The Result of a Horribly unprofessional Designer, A few Model Shots

Discussion in 'People Photography' started by MyaLover, Oct 24, 2008.

  1. MyaLover

    MyaLover TPF Noob!

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    So I have been planning this shoot for months now right, 2 designers (1 designer had arranged this with me, ask me to do it specifically for her designs, the other one, was just kinda a tag a long) 8 models, and me and my "assistant". It was all planned, weather was great. Then 15 MINUTES before the shoot, the main designer calls and says she was sick.:playball: I was livid. :madmad: She was such a flake. :irked: So no point in doing a shoot for her line when she is "sick". My true feeling is she is a procrastinator and didnt have her line finished. MONTHS she has know about this. :angry1: Anyways.... So the models were contacted and told it was canceled due to her lack of professionalism. Well 3 of them called me back about an hour later and asked if i would still take photos of them. :mrgreen: So here are a few from that shoot. C&C as always

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    Last edited: Oct 24, 2008
  2. Arch

    Arch Damn You! Staff Member Supporting Member

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    Im going to be quite critical of your work if thats ok.... please dont take any of it the wrong way, i think you have improved alot in recent months, but good criticism of your work and how you go about it may push you to improve further.

    First of all the job. I was really surprised when i read that the models payed you .... again im not saying your a bad photographer, but put it this way.... i know several semi-pros and even pros that provide a 'you scratch my back i'll scratch yours' service. Basically the models give thier time and patience to show up and model for the photographer... in return the photographer gets to shoot good models to experiment with and to add the best shots to thier portfolio. Its a win/win situation.... and to me you need this practice if your serious about becoming more than just an amature photographer.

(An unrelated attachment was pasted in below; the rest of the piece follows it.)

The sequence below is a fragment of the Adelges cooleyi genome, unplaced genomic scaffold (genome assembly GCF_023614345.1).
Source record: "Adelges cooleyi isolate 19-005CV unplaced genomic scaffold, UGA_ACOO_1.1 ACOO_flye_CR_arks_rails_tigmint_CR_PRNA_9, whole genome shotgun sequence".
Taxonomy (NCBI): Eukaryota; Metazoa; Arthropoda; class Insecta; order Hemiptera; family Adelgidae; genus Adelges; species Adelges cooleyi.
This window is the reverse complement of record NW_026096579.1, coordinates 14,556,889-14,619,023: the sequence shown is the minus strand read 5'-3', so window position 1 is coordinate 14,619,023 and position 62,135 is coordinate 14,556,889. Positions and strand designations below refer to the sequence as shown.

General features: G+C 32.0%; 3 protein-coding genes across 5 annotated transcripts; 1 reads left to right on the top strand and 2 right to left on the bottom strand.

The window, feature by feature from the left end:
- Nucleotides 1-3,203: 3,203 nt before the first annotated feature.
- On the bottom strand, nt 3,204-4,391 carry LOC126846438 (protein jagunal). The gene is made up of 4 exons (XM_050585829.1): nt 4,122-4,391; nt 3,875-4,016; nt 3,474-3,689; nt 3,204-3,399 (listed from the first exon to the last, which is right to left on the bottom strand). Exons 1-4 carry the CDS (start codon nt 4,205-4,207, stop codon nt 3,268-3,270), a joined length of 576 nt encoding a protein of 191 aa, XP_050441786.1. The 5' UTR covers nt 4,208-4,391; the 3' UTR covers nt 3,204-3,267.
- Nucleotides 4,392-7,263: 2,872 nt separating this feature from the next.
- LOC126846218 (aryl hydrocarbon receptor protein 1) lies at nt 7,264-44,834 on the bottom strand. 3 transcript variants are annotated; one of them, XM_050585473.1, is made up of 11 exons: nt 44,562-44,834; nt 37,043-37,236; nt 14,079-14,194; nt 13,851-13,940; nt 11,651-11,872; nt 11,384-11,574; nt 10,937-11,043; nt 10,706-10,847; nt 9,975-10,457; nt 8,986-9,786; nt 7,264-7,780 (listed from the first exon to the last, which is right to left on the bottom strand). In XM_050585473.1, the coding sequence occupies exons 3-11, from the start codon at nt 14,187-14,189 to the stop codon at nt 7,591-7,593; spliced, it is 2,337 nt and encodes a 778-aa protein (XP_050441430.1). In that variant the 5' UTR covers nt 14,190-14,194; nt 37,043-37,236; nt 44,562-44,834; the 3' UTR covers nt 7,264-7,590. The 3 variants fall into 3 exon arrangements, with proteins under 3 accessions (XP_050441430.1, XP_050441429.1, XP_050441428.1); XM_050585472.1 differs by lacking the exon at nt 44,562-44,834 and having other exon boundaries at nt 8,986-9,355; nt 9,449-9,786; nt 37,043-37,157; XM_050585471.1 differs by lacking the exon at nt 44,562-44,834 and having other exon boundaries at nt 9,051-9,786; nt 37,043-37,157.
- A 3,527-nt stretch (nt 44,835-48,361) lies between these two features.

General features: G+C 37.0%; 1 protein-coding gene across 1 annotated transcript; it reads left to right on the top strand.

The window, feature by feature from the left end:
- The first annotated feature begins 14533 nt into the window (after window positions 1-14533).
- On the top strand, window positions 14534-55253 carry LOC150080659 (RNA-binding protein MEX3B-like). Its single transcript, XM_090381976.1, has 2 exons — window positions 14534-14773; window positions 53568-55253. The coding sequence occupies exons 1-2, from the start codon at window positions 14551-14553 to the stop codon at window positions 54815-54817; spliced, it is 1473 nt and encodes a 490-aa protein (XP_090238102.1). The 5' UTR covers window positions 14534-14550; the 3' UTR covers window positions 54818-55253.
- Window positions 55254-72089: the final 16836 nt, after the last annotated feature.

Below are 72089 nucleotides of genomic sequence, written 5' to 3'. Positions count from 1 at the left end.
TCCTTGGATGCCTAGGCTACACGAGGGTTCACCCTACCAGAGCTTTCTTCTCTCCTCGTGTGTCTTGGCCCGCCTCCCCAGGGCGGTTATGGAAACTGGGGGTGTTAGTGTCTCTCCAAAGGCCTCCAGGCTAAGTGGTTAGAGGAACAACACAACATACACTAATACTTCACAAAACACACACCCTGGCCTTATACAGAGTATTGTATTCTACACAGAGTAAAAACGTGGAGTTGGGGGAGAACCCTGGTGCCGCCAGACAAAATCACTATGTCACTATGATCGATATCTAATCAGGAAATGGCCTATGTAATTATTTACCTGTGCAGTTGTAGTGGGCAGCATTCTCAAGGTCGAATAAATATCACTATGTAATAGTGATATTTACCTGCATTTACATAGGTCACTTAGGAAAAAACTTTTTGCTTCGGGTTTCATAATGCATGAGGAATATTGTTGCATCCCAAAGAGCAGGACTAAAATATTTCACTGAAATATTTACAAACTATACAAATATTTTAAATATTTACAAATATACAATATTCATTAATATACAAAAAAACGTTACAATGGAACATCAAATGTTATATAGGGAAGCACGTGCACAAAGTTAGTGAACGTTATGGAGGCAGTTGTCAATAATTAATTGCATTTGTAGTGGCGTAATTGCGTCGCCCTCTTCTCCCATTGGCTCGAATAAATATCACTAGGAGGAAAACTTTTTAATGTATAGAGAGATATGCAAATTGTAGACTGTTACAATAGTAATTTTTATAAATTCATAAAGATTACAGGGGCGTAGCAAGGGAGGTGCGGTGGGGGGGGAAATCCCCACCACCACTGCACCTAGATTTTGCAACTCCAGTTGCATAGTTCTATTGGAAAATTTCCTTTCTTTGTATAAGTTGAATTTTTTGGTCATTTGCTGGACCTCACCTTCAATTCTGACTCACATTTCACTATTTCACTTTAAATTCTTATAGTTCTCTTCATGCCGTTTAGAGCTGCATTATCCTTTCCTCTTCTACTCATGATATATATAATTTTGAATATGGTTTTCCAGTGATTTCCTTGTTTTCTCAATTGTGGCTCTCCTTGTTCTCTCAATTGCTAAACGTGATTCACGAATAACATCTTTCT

Next the images.
    #1: The shadows are too harsh for me and the fall off too visable. You have a double shadow on the nose and no light on the hair. I think a backlight would have helped the image.
    The reflective material isn't a good choice when you don't have many lights to work with, the result is a reflection caused by a direct light source.

    #2: I quite like the pose but the lighting doesn't quite work. Her face is in too much shadow and she seems a little soft.

    #3: pose is a little awkward in the frame, moving more right and slightly up would have given a more balenced angle. Her eyes have too much PP, and her skin is also a little overdone.

    #4: Fun idea... and does work in the sense that it is a casual/fun pose... however her arms do look a little strange with such strong fall off.

    Overall, I think if your going to graduate yourself to payed work i think you need to spend more time studying the technical aspect of photography, none of these images would belong in a model portfolio.
    Having said this i think your time spent on this forum to date has worked very well for you and you continue to improve. :thumbup:
     
  3. Helen B